Fourteen months after former public protector Thuli Madonsela released her State of Capture report, Zuma has officially given the go-ahead for an inquiry to take her damning findings forward after he published its terms of reference in the government gazette on Thursday, over two weeks since he appointed Deputy Chief Justice Raymond Zondo to chair the inquiry.
The terms of reference determine the scope of the inquiry and despite speculation Zuma would try to broaden them to include a vast array of corruption allegations dating back to 1994 or earlier, they mandate the inquiry to investigate Madonsela’s findings on the Gupta family, the President and other government leaders.
The terms start with a general instruction to Zondo, to determine: “whether, and to what extent and by whom attempts were made through any form of inducement or for any gain of whatsoever nature to influence members of the national executive (including deputy ministers), office bearers and/or functionaries employed by or office bearers of any state institution or organ of state or directors of the boards of SoE’s”.
Then they get specific. The inquiry will look at claims that the Guptas offered Cabinet positions to Mcebisi Jonas and Vytjie Mentor, allegations that the Guptas knew about Cabinet appointments before they were announced, and whether the President or executive had any role in making such offers or leaking the announcement of appointments.
The inquiry will whether Zuma, his executive, public officials or State-owned Entity employees broke the law by facilitating the illegal awarding of tenders to benefit the Gupta family – “or any other family, individual or corporate entity doing business with government or any organ of state”. The terms focus on the Gupta family, but there are multiple moments where it seems any allegations might be included.
Madonsela released her report into State Capture on her final day in office. Facing resource constraints she ensured the investigation would continue by recommending that the chief justice rather than the President appoint the inquiry’s chairperson. Her report largely focused on the Gupta family’s alleged offers to appoint Cabinet members and the sweetheart deals the family made with Eskom.
Both Madonsela and current Public Protector Busisiwe Mkhwebane have said it would be natural for the commission to look into further claims of corruption emanating from the report.
The terms of reference clearly mandate the inquiry to investigate irregularities, undue enrichment and corruption in the Gupta family’s dealings with the state, regarding contracts, mining licenses and government advertising in The New Age newspaper and any other business deals.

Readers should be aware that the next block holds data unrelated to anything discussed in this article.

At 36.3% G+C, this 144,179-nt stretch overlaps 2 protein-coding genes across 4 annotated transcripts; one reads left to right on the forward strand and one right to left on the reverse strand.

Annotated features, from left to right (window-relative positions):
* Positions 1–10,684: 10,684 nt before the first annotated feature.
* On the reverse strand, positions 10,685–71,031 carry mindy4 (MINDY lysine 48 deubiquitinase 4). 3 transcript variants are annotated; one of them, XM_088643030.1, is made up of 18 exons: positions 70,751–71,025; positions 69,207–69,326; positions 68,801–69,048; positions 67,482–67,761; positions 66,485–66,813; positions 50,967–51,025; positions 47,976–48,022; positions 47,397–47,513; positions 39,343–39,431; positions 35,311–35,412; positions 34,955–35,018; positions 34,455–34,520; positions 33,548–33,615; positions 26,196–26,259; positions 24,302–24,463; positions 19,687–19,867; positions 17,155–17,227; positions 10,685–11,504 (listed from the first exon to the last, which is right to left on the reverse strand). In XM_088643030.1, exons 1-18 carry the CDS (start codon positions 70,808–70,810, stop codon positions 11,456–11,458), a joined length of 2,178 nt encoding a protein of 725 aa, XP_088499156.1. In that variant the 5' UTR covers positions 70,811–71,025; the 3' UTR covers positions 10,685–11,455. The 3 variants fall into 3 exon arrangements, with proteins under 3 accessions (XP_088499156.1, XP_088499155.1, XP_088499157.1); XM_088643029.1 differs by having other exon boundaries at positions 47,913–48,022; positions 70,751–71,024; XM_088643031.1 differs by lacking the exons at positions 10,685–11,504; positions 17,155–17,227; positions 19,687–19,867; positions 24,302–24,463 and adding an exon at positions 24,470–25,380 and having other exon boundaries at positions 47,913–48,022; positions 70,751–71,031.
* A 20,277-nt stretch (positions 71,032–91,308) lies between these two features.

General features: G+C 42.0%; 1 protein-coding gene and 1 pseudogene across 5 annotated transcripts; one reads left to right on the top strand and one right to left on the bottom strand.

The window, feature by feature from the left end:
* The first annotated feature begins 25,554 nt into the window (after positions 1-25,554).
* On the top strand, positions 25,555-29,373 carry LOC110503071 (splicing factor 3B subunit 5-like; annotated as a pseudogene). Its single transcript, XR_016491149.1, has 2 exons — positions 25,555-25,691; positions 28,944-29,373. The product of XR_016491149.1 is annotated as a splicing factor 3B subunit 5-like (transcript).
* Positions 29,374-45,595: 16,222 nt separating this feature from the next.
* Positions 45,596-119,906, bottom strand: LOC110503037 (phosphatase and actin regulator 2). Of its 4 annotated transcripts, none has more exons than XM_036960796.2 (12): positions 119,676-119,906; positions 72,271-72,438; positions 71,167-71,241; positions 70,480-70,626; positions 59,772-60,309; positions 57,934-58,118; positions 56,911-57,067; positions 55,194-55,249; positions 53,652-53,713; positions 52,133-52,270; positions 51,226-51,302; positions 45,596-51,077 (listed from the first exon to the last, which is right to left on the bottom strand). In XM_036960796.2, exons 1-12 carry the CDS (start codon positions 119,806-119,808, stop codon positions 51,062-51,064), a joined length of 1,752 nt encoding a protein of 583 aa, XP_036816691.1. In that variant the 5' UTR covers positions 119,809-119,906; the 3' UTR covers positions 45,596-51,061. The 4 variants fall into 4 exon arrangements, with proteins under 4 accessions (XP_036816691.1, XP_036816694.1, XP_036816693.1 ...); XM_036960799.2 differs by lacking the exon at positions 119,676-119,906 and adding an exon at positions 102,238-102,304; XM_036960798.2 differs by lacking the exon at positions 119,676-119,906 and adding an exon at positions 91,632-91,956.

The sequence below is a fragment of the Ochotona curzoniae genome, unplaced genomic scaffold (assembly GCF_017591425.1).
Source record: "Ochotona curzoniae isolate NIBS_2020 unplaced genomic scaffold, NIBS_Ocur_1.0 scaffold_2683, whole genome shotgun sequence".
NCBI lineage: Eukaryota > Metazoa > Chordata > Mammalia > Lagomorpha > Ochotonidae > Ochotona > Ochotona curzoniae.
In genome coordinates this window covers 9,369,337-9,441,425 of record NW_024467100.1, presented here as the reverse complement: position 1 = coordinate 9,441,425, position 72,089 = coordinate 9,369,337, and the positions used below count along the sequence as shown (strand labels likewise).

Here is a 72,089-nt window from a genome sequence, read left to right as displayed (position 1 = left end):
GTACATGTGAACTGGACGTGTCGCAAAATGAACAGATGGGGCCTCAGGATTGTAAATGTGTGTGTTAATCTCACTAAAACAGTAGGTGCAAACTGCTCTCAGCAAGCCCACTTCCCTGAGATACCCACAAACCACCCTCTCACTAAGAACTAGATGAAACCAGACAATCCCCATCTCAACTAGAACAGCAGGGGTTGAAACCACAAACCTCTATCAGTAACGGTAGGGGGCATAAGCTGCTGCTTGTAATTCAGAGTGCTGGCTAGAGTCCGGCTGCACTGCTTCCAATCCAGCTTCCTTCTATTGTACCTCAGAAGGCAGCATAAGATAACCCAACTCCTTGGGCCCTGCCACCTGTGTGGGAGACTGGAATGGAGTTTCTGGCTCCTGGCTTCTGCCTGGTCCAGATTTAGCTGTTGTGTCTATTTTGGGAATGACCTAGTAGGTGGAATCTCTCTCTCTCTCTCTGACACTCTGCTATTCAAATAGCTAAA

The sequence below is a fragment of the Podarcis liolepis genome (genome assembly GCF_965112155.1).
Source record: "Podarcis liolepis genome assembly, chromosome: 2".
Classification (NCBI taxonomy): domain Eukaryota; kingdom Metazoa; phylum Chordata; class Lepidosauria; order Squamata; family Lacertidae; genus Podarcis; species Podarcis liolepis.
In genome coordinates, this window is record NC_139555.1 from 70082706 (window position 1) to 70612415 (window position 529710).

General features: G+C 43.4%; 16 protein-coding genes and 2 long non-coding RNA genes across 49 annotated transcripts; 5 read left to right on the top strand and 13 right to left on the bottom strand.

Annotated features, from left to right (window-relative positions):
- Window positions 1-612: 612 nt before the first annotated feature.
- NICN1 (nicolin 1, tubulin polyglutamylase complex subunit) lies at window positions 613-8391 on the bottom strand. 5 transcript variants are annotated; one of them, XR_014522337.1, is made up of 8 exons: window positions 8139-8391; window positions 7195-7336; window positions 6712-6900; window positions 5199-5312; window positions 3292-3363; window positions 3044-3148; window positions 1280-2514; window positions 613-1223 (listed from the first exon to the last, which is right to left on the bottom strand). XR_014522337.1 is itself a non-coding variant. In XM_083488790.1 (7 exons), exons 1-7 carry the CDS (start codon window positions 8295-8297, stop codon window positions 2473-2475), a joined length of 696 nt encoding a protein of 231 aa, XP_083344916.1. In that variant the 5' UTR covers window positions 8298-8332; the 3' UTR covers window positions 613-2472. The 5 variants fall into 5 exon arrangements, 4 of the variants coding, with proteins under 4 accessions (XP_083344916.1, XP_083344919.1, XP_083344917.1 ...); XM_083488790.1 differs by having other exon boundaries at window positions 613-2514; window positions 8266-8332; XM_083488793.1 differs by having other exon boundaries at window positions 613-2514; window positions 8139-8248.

Mineral Resources Minister Mosebenzi Zwane will come under fire as the inquiry will also target Cabinet members who allegedly made illegal interventions when the banks closed the Gupta family’s accounts. Co-operative Governance Minister Des van Rooyen’s appointment of two senior advisers, both Gupta associates, in his short stint as finance minister will also be investigated.
Madonsela, political parties and civil society groups could be concerned about two broad clauses included in the terms of reference. First, it says the inquiry must investigate: “The nature and extent of corruption, if any, in the awarding of contracts, tenders to companies, business entities or organisations by public entities listed under Schedule 2 of the Public Finance Management Act No. 1 of 1999 as amended.”
And second, it will look at: “The nature and extent of corruption, if any, in the awarding of contracts and tenders to companies, business entities or organizations by government departments, agencies and entities. In particular, whether any member of the national executive (including the president), public official, functionary of any organ of state influenced the awarding of tenders to benefit themselves, their families or entities in which they held a personal interest.”
The introduction to the document, however, outlines that the inquiry be “guided by the public protector’s State of Capture report, the Constitution, relevant legislation, policies, and guidelines” as well as the North Gauteng High Court’s December ruling on the inquiry. As chairperson, it is unlikely Zondo, who was appointed on the recommendation of Chief Justice Mogoeng Mogoeng, will allow the commission to be derailed.
Zondo will now be able to begin work in appointing inquiry staff. He has been given only 180 days from the day the commission begins to complete his work and report back to the President. He remarked this week that such a speedy inquiry is unprecedented, but commissions are often granted extensions from the President when they are behind schedule.
The terms of reference also calls for consequences for those implicated: “The commission shall where appropriate, refer any matter for prosecution, further investigation or the convening of a separate enquiry to the appropriate law enforcement agency, government department or regulator regarding the conduct of certain persons.” Although experience from the Marikana commission shows how slow action might be following the inquiry’s conclusion.
Zuma released the terms of reference after Zondo gave a press conference on Tuesday saying he could do little until they were published. On Wednesday, Parliament’s justice and correctional services committee chairperson Mathole Motshekga called for the urgent release of the terms. “The matter must be settled. Surely we cannot be pleading for it. The terms of reference are urgent.” DM
Photo: South Africa’s President Jacob Zuma attends the 20th World Economic Forum on Africa in Tanzania’s commercial capital Dar es Salaam, May 7, 2010. REUTERS/Thomas Mukoya
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Old-fashioned crisps used to come with a packet of salt giving the purchaser the choice whether to salt their chips or not.